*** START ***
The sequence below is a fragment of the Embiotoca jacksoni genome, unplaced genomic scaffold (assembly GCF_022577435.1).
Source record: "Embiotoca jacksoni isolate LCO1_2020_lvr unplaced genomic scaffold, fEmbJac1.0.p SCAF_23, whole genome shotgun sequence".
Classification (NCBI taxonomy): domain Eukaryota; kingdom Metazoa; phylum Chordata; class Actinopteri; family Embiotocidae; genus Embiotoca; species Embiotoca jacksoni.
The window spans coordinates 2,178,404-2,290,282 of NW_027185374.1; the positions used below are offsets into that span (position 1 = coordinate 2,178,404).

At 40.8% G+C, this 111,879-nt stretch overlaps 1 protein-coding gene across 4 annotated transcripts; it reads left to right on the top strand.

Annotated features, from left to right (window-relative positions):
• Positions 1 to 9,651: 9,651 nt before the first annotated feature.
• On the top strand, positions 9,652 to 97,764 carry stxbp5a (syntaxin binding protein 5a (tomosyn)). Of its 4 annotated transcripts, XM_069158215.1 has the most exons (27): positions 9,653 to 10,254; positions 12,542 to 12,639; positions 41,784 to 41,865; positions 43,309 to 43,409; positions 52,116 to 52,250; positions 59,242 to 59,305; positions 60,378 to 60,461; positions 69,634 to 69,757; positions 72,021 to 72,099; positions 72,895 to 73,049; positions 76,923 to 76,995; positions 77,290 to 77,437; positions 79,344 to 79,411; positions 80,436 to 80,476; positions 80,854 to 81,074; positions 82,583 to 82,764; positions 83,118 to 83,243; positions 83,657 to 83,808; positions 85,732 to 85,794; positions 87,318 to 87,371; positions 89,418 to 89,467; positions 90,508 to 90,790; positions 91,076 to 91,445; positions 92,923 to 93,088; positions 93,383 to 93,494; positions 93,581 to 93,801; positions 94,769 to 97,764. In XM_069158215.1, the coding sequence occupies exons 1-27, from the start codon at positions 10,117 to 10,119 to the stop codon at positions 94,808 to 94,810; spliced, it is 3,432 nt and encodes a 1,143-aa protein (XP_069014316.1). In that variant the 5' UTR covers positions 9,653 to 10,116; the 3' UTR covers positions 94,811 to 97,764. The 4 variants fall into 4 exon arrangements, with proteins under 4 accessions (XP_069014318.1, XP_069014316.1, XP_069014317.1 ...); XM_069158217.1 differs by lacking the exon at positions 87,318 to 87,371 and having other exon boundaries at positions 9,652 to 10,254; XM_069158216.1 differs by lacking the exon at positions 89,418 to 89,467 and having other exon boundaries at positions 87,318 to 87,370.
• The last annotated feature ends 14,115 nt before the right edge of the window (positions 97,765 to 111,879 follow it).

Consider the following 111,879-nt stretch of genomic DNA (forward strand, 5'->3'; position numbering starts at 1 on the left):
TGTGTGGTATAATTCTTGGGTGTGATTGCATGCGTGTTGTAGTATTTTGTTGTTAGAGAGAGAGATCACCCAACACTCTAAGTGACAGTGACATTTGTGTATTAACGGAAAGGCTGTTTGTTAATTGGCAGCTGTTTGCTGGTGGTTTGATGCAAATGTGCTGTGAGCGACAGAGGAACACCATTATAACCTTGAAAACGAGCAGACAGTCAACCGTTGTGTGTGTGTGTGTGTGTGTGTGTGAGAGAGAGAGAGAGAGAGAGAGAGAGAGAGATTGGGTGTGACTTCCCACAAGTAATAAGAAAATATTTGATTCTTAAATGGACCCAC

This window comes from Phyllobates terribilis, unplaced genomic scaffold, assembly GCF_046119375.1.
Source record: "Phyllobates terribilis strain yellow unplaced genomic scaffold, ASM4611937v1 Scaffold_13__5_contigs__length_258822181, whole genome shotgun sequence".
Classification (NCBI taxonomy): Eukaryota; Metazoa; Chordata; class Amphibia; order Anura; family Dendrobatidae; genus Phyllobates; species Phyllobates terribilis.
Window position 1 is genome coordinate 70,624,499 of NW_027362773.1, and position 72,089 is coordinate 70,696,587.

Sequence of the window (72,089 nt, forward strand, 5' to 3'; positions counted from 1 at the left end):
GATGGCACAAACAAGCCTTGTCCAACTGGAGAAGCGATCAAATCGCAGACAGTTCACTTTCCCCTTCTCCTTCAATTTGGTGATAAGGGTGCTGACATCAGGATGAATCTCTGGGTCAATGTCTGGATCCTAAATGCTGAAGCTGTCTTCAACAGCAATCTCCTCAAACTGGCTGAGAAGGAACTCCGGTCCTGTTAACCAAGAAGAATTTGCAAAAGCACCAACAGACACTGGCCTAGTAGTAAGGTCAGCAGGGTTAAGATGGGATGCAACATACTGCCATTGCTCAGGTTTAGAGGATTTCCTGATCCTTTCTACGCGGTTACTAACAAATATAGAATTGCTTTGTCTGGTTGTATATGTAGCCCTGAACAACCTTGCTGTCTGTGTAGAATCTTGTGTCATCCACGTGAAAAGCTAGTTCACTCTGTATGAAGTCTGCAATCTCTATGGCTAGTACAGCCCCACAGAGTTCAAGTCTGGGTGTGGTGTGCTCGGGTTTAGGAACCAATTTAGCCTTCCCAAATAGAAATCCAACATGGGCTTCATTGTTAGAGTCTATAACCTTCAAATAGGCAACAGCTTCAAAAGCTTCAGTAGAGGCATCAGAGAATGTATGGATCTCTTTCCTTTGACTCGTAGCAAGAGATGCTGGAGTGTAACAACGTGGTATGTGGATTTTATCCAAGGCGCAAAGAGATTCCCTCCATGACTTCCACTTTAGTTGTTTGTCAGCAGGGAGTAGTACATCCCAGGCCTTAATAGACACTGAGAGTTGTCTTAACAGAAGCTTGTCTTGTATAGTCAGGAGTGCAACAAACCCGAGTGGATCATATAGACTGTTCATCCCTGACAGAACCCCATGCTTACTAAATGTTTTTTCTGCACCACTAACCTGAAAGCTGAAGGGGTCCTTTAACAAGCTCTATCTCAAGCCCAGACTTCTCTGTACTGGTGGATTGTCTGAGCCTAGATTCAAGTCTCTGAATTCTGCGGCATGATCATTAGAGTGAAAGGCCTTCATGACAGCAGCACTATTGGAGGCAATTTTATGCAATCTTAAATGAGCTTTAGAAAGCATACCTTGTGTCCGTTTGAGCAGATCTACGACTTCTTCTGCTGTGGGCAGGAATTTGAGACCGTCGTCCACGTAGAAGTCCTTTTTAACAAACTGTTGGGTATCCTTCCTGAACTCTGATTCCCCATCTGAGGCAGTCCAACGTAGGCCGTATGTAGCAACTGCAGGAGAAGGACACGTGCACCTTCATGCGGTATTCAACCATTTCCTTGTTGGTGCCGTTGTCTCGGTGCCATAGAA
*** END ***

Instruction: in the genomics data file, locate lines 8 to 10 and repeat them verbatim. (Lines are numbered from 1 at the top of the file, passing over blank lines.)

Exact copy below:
• On the top strand, positions 9,652 to 97,764 carry stxbp5a (syntaxin binding protein 5a (tomosyn)). Of its 4 annotated transcripts, XM_069158215.1 has the most exons (27): positions 9,653 to 10,254; positions 12,542 to 12,639; positions 41,784 to 41,865; positions 43,309 to 43,409; positions 52,116 to 52,250; positions 59,242 to 59,305; positions 60,378 to 60,461; positions 69,634 to 69,757; positions 72,021 to 72,099; positions 72,895 to 73,049; positions 76,923 to 76,995; positions 77,290 to 77,437; positions 79,344 to 79,411; positions 80,436 to 80,476; positions 80,854 to 81,074; positions 82,583 to 82,764; positions 83,118 to 83,243; positions 83,657 to 83,808; positions 85,732 to 85,794; positions 87,318 to 87,371; positions 89,418 to 89,467; positions 90,508 to 90,790; positions 91,076 to 91,445; positions 92,923 to 93,088; positions 93,383 to 93,494; positions 93,581 to 93,801; positions 94,769 to 97,764. In XM_069158215.1, the coding sequence occupies exons 1-27, from the start codon at positions 10,117 to 10,119 to the stop codon at positions 94,808 to 94,810; spliced, it is 3,432 nt and encodes a 1,143-aa protein (XP_069014316.1). In that variant the 5' UTR covers positions 9,653 to 10,116; the 3' UTR covers positions 94,811 to 97,764. The 4 variants fall into 4 exon arrangements, with proteins under 4 accessions (XP_069014318.1, XP_069014316.1, XP_069014317.1 ...); XM_069158217.1 differs by lacking the exon at positions 87,318 to 87,371 and having other exon boundaries at positions 9,652 to 10,254; XM_069158216.1 differs by lacking the exon at positions 89,418 to 89,467 and having other exon boundaries at positions 87,318 to 87,370.
• The last annotated feature ends 14,115 nt before the right edge of the window (positions 97,765 to 111,879 follow it).

Consider the following 111,879-nt stretch of genomic DNA (forward strand, 5'->3'; position numbering starts at 1 on the left):